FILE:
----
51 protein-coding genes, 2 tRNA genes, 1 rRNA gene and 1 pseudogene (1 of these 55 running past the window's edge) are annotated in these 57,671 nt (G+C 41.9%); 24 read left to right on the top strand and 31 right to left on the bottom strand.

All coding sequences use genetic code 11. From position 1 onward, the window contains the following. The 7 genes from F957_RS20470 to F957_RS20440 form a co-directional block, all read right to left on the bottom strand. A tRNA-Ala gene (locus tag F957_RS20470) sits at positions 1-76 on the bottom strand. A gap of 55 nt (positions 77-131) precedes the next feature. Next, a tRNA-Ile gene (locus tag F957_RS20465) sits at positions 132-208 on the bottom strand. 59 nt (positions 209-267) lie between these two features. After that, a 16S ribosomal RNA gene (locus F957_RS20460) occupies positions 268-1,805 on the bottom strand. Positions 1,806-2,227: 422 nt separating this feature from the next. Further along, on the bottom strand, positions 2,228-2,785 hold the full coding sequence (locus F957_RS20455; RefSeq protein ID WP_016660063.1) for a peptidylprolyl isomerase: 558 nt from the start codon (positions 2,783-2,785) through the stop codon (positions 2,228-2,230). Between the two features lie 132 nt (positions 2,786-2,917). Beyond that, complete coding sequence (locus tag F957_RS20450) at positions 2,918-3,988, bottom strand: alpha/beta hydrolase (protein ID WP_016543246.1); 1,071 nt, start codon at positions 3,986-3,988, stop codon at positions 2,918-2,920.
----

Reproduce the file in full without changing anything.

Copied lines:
51 protein-coding genes, 2 tRNA genes, 1 rRNA gene and 1 pseudogene (1 of these 55 running past the window's edge) are annotated in these 57,671 nt (G+C 41.9%); 24 read left to right on the top strand and 31 right to left on the bottom strand.

All coding sequences use genetic code 11. From position 1 onward, the window contains the following. The 7 genes from F957_RS20470 to F957_RS20440 form a co-directional block, all read right to left on the bottom strand. A tRNA-Ala gene (locus tag F957_RS20470) sits at positions 1-76 on the bottom strand. A gap of 55 nt (positions 77-131) precedes the next feature. Next, a tRNA-Ile gene (locus tag F957_RS20465) sits at positions 132-208 on the bottom strand. 59 nt (positions 209-267) lie between these two features. After that, a 16S ribosomal RNA gene (locus F957_RS20460) occupies positions 268-1,805 on the bottom strand. Positions 1,806-2,227: 422 nt separating this feature from the next. Further along, on the bottom strand, positions 2,228-2,785 hold the full coding sequence (locus F957_RS20455; RefSeq protein ID WP_016660063.1) for a peptidylprolyl isomerase: 558 nt from the start codon (positions 2,783-2,785) through the stop codon (positions 2,228-2,230). Between the two features lie 132 nt (positions 2,786-2,917). Beyond that, complete coding sequence (locus tag F957_RS20450) at positions 2,918-3,988, bottom strand: alpha/beta hydrolase (protein ID WP_016543246.1); 1,071 nt, start codon at positions 3,986-3,988, stop codon at positions 2,918-2,920.